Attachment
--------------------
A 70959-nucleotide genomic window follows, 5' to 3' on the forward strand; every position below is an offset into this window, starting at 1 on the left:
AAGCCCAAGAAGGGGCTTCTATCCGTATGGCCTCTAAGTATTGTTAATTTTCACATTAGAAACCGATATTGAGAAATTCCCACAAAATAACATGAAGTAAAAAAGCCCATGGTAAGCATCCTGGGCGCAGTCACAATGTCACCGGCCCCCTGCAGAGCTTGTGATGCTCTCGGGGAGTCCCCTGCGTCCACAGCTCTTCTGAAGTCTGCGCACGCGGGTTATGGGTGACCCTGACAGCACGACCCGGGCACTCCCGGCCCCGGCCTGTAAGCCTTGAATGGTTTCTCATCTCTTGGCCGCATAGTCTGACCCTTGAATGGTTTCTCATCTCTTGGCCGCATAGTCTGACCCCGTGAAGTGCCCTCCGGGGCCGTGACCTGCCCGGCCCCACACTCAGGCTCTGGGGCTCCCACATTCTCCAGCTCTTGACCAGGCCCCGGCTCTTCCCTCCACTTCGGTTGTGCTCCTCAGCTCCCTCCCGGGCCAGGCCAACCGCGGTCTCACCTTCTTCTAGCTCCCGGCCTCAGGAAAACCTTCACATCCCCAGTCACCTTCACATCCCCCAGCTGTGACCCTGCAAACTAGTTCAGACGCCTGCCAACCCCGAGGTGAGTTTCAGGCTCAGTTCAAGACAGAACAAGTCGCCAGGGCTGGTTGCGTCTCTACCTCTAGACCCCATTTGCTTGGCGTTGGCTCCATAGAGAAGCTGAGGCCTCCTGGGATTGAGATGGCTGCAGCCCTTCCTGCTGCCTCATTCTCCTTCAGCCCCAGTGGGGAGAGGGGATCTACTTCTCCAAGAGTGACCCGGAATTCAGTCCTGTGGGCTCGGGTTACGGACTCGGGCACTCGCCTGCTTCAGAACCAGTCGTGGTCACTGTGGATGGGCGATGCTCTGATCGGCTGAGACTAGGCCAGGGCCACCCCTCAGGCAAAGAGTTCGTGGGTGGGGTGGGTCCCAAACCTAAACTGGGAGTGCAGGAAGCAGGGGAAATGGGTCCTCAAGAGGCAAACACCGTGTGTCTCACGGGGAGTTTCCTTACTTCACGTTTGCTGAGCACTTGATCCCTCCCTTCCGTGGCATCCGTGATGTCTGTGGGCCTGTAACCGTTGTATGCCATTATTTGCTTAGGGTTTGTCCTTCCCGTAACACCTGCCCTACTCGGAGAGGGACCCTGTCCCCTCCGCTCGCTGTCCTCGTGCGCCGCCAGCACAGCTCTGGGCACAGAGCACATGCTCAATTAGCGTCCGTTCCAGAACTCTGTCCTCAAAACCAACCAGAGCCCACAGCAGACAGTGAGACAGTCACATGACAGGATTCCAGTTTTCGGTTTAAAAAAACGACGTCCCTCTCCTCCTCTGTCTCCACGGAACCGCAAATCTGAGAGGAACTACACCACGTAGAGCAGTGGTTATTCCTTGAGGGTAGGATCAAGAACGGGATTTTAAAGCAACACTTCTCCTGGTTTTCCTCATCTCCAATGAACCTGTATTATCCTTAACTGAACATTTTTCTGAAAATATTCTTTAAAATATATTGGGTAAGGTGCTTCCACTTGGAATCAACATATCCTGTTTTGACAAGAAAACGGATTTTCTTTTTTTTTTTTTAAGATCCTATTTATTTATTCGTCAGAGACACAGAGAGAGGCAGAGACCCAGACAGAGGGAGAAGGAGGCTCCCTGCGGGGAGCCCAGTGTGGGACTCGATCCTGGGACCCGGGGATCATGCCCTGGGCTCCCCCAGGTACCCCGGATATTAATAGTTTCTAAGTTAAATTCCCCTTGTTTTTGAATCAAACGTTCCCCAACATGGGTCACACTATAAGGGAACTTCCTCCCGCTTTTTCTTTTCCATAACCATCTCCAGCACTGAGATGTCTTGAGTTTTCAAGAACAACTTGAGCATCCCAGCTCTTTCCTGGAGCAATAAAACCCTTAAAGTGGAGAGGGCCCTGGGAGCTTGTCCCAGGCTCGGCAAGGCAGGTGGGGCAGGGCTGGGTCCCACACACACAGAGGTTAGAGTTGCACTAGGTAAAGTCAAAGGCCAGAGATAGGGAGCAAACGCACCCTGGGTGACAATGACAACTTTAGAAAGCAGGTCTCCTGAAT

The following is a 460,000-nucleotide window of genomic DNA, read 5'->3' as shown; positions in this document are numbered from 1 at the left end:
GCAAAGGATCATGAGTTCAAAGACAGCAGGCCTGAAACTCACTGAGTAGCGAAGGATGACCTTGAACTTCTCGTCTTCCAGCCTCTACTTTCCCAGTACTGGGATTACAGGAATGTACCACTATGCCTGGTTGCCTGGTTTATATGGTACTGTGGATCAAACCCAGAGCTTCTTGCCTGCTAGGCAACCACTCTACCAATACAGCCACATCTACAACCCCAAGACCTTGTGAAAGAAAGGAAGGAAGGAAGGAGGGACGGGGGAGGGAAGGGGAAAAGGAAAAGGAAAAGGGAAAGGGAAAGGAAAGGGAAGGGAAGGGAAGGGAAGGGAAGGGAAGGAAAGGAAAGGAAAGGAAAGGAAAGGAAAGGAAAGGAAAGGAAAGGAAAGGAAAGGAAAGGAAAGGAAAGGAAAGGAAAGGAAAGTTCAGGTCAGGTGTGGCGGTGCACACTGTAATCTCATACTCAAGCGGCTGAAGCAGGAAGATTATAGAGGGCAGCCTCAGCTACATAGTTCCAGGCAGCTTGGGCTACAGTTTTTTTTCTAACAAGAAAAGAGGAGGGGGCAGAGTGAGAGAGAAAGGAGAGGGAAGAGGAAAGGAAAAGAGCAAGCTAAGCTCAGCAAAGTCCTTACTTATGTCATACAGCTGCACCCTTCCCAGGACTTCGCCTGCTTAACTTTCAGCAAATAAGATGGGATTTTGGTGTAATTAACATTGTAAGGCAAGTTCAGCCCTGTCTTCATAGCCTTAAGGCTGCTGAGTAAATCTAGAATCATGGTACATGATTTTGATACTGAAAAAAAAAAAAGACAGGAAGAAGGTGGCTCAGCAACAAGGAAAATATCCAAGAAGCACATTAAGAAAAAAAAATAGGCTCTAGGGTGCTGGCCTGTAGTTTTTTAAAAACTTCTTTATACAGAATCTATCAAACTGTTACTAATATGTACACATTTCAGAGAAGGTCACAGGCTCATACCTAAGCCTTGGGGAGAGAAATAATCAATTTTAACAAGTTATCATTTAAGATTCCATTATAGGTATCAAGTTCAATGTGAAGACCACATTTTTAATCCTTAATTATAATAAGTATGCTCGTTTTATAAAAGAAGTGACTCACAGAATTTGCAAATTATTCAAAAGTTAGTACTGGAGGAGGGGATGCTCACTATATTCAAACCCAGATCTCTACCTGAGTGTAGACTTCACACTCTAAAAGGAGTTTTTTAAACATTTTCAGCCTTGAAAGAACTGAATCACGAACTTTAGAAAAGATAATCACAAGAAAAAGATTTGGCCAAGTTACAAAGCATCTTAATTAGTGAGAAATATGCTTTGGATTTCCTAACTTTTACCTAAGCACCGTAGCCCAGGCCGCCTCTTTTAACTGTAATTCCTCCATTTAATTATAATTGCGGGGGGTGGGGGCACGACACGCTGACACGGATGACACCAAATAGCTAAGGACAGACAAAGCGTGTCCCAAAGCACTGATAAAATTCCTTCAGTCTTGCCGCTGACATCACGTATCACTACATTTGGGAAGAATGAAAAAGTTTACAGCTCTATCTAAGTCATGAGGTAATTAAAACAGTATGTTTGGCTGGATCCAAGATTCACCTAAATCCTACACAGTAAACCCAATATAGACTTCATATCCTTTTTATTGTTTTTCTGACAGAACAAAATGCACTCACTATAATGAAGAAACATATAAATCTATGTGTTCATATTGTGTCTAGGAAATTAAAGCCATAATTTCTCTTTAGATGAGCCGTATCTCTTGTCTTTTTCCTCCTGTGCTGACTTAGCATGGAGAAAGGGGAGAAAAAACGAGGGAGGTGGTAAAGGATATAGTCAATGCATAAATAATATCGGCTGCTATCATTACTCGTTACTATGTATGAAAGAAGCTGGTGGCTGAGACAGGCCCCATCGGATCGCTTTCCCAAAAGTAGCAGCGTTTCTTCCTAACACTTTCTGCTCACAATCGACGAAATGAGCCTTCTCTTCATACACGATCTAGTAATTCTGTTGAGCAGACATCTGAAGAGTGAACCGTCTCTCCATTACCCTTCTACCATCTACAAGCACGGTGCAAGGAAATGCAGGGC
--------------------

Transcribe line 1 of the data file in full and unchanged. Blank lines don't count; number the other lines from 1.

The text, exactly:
A 70959-nucleotide genomic window follows, 5' to 3' on the forward strand; every position below is an offset into this window, starting at 1 on the left: